As the series progresses, I must say that I am glad to see that both director Adamson and composer Gregson-Williams will not be returning for The Voyage of the Dawn Treader, even though I have enjoyed their work for both Narnia films. It just seems that Prince Caspian was far to similar artistically to the first one, and, while it worked here, I think one more would be too much. Still, Prince Caspian is a very nice listen, and an improvement on the first score. Gregson-Williams, while using many of the same themes, seems to do much more with them this time, and they are more meaningful. There is less filler music, and most serves a purpose, working for the artistic whole. While it is good to have fresh writing on the way, Gregson-Williams really stepped up to the plate and delivered.

-Colin Thomson

Track list:

Prince Caspian Flees
The Kings and Queens of Narnia
Journey to the How
Arrival at Aslan's How
Raid on the Castle
Miraz Crowned
Sorcery and Sudden Vengeance
The Duel
The Armies Assemble
Battle at Aslan's How
Return of the Lion
The Door in the Air
The Call
A Dance 'Round the Memory Tree
This is Home


ste said...

I enjoyed reading your review. It is probably good that Harry Gregson-Williams is not returning for the next movie, as I think it could do with a fresh angle music wise. However, does this mean that we won't be getting any more reprises of familiar Narnia themes such as "The Battle"? If that's the case, I'd rather have Harry Gregson-Williams stick around because I think the re-use of themes provides excellent continuity in a series.

Colin Thomson said...

Unfortunately, I do not believe there is an answer to your question regarding returning themes in upcoming films. In an interview Harry Gregson-Williams did with "Aint It Cool News", he said that he did not know if themes would be returning or not. You can read the interview at this address:

ste said...

Thanks for the reply - very helpeful! From the sounds of it, it seems unlikely that any themes will be reprised again. What do you think about this?

Colin Thomson said...

I don't know if it sounds unlikely. I think there is still reason to hope.

But one of the main problems with these scores is their lack of memorable themes. The battle theme might be the best of the lot from the first movie, but the battle theme never seemed to be varied interestingly to its full potential, and I am not sure what sense it makes bringing it up in subsequent movies. I think that it probably should have been left as the set piece for the battle in The Lion, The Witch, and The Wardrobe, as it works very well stand-alone there, but doesn't make much sense when it comes up again in Prince Caspian. It begs the question, what, exactly, is it supposed to represent?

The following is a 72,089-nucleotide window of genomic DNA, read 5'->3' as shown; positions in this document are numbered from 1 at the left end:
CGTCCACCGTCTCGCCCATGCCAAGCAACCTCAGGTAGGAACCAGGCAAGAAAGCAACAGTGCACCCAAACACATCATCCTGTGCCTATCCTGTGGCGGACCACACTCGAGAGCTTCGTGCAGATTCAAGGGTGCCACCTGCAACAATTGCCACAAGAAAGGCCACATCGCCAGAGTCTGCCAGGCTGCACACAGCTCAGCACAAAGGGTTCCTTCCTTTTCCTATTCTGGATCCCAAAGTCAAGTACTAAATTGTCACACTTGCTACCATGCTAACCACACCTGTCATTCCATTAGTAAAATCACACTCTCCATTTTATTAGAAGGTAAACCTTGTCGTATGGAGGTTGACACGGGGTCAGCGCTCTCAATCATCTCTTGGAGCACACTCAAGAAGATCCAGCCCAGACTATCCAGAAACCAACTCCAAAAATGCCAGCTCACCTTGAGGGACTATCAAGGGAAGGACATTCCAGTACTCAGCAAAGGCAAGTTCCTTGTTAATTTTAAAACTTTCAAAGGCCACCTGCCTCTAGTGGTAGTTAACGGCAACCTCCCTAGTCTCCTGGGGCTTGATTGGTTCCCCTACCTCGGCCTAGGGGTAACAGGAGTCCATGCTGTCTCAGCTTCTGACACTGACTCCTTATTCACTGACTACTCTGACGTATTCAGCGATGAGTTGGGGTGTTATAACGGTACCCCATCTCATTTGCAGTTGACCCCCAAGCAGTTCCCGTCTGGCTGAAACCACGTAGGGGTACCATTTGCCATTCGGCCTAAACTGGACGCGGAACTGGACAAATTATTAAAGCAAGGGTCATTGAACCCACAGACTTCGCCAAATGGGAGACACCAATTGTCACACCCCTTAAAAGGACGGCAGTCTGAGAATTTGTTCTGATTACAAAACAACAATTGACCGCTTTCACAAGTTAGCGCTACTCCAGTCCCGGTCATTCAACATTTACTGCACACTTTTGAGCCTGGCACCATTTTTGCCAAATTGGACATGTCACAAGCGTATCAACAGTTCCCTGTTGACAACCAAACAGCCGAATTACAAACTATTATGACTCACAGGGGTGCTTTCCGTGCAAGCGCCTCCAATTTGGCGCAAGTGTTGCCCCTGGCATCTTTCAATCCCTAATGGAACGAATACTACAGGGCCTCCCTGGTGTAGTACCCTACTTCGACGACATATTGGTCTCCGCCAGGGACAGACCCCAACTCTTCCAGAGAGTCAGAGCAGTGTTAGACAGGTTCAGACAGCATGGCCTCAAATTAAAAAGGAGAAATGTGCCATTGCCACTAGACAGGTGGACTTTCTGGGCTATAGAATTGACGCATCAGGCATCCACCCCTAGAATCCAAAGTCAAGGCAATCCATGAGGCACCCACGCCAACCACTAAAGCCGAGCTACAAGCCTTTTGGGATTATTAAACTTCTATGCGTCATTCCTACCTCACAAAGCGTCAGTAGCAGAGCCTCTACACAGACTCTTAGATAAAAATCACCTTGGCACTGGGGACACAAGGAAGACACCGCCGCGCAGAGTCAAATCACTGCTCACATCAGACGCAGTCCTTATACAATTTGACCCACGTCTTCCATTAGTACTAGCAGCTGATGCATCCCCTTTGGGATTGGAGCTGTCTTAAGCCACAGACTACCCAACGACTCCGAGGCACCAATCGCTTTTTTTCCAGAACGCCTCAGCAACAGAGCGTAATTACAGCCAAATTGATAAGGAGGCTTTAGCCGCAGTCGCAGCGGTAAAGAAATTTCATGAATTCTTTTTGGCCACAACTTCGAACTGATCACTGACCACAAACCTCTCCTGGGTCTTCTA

As for the other themes, I would not mind hearing them used, but I think that they could have been better to begin with. The wonder of Narnia theme was varied wonderfully in the Peter vs. Miraz duel in Prince Caspian, and becomes an effective representation. But the theme itself is not especially steller to begin with, and I think perhaps David Arnold could do better. That said, I do not believe he should just throw out these themes, as they have become familiar to us, but I hope I does not rely to heavily upon them.

The one theme, however, which I hope to hear extensively used in The Voyage of the Dawn Treader is the little brass motive for Reepicheep. I consider it to be the strongest of the themes in the series so far, and Reepicheep, the character, is featured extensively in the book version of that story.

Also, hopefully that theme will be included on The Voyage of the Dawn Treader soundtrack album, as it was very sadly neglected in the case of the Prince Caspian album.

But here is a snippet of an interesting interview "MaintiTles" with composer David Arnold, and it sounds like he certainly respects the work of Harry Gregson Williams:

"DA:. Yeah, it is interesting with Narnia too, which I was reading when I was younger. It was virtually Harry's [Harry Gregson-Williams] show, really and I'm yet to speak to him about it because I said to the studio it's Harry's case and that he should be the first to be called. I respect Harry and I did make my feelings know it should still be Harry's case. Michael [Apted, director of The Chronicles of Narnia: The Voyage of the Dawn Treader] knew that was so, but he wanted me to do it. And then you've got a difficult situation where you can't really say no to a director with whom you've worked three times and you'll hopefully work again in the future and you've got a good working relationship with."

Very interesting. Here is the link to the complete interview: